slugs onto the motor shafts and claiming a resulting "high inertia motor" by including the inertia of the pressed on fly-wheel with the
rotor inertia. While the mechanical folks may agree or disagree with this logic, my common electrical sense says it's a crazy claim.

From an electrical viewpoint, the rotor is the section of the motor (AC or DC) containing the necessary parts (e.g. permanent magnets or coils)
for creating magnetic and, therefore, mechanical movement (e.g. an rotating electro-magnetic field). Using a brushless servo motor as an
example, the rotor truly consists of the permanent magnets. The shaft is normally included in the rotor's inertia number since it must be there to support the magnets (and usually it's inertial component is small since it resides close to axial center). Nevertheless, it is the rotor /stator combination that create the mechanical torque of motor, and the torque is what drives the load. If don't have enough torque (e.g. power), you won't have a good system response time.

If all these companies are doing is adding a fly-wheel assembly with no electro-magnetic characteristics to a fixed performance stator /rotor assembly then all they have added is load inertia. From the electrical aspect, this has simply increased the current / torque requirement of the system.

Either this is fundamentally correct or I am completely crazy.

Brandon S. Ellis
Sales Manager
Robotic Control Group
700 S. Illinois Ave.
Suite A104
Oak Ridge, TN 37830
Tel: (865) 425-0301, Ext. 160
Fax: (865) 425-0268

> Either this is fundamentally correct or I am completely crazy

Sorry, but I'm afraid I think its the latter. ;-)

The best electrical analogy I can think of off the top of my head is two AC circuits coupled by a transformer with a significant step-up or step down. The effect of a given resistor added to primary or secondary side of the transformer is significantly different. In one sense, the resistor always adds "loading" to the circuit, but it is very valid for many purposes to make the distinction between "primary" and "secondary" resistors.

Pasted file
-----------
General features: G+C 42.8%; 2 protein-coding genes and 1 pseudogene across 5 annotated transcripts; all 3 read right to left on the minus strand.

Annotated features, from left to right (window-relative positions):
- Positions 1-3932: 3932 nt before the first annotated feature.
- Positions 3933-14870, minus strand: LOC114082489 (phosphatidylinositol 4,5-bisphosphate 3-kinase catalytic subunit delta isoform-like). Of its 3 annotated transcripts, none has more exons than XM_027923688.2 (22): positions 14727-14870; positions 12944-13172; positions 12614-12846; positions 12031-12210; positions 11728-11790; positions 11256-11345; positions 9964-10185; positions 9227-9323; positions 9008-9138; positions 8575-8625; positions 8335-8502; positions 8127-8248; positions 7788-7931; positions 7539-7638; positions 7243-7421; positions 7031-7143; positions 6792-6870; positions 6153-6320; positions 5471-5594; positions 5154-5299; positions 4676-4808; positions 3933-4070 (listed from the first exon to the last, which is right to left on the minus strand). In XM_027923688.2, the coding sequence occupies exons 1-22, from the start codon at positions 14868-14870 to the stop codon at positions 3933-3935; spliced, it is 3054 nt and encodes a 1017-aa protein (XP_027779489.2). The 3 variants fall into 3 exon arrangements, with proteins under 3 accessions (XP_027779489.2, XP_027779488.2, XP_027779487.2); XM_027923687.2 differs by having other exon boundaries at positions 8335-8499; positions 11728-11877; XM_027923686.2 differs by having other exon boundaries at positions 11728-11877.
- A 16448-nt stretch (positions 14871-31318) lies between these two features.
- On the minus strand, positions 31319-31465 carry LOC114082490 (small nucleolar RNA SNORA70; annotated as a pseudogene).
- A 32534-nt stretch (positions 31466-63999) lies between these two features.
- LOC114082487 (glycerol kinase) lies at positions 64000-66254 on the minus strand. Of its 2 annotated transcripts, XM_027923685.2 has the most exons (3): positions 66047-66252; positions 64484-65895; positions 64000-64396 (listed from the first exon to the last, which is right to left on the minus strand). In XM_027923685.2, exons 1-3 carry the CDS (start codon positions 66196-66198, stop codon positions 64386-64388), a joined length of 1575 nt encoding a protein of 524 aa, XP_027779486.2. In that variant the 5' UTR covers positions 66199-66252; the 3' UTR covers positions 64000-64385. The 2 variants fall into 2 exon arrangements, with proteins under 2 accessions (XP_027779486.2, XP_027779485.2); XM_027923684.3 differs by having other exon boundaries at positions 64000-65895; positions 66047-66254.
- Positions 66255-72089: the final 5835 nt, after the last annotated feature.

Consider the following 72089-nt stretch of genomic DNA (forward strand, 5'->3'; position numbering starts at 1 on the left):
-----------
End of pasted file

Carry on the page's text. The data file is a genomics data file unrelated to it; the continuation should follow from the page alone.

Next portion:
In these mechanical systems, what counts as "motor" inertia and what counts as "load" inertia depends on what is being analyzed. For the purpose of analyzing gear ratios, what matters is what side of the gearing the inertia is. Everything on the motor side of the gearing, including the gear wheel attached to the motor, counts as motor inertia; everything on the load side, including the gear wheel attached to the load, counts as load inertia.

For the purposes of analyzing compliance (assuming only one significantly compliant member in the system), everything on the motor side of the compliance, whether or not it plays a direct role in generating torque or not, counts as motor inertia; everything on the load side of the compliance counts as load inertia.

Imagine you have two brushless servo motors in front of you that look identical from the outside. One uses heavy ferrite magnets on the rotor; the other uses lightweight rare-earth magnets and has an inertia slug stiffly installed on the shaft. You try to figure out which is which without disassembling them. Accelerating them from an external source, you see that their rotor moments-of-inertia are the same. Pumping current into them and measuring their torque outputs, you see that they have the same torque constant and torque capability.

For all meaningful purposes of analysis as to how these motors work in a system, they are identical. The inertia slug has to be treated as "motor" inertia. Of course it does add to total system inertia, but for any purpose of making a distinction between motor and load inertia, it has to count as motor inertia, the same as the "extra" inertia of the heavier ferrite magnets.

Curt Wilson
Delta Tau Data Systems
Fundamentally correct, however as Mr. Curt Wilson pointed out, very beneficial when applied in certain dynamic applications with closed loop control on the motor feedback.


Brandon Ellis

While my intent is certainly not to argue (like I had stated in my previous email, I am by no means an expert in mechanics), I am afraid that some folks may have missed my point. In short, based
on the aforementioned mechanical equations and theories presented by many folks involved in this discussion, the derived result could be that if one could produce a motor with infinite power, yet infinitely small inertia, it could NOT maintain/turn a load, despite the load's inertial characteristics.

I am not one to argue as to whether system inertia, fore or aft of the gearhead, should be counted as load or rotor inertia, but, as Curt
pointed out it is definitely system inertia. With this, I say again, it comes down to power and as we all know, when an inertial load is added to an electro-mechanical system consisting of a rotating
electro-magnetic field (e.g. a motor), the amount of current required to produce the extra torque needed to maintain the load must increase. If this current is not available (or more than the motor's coils can handle which results in smoke) then system stability is compromised.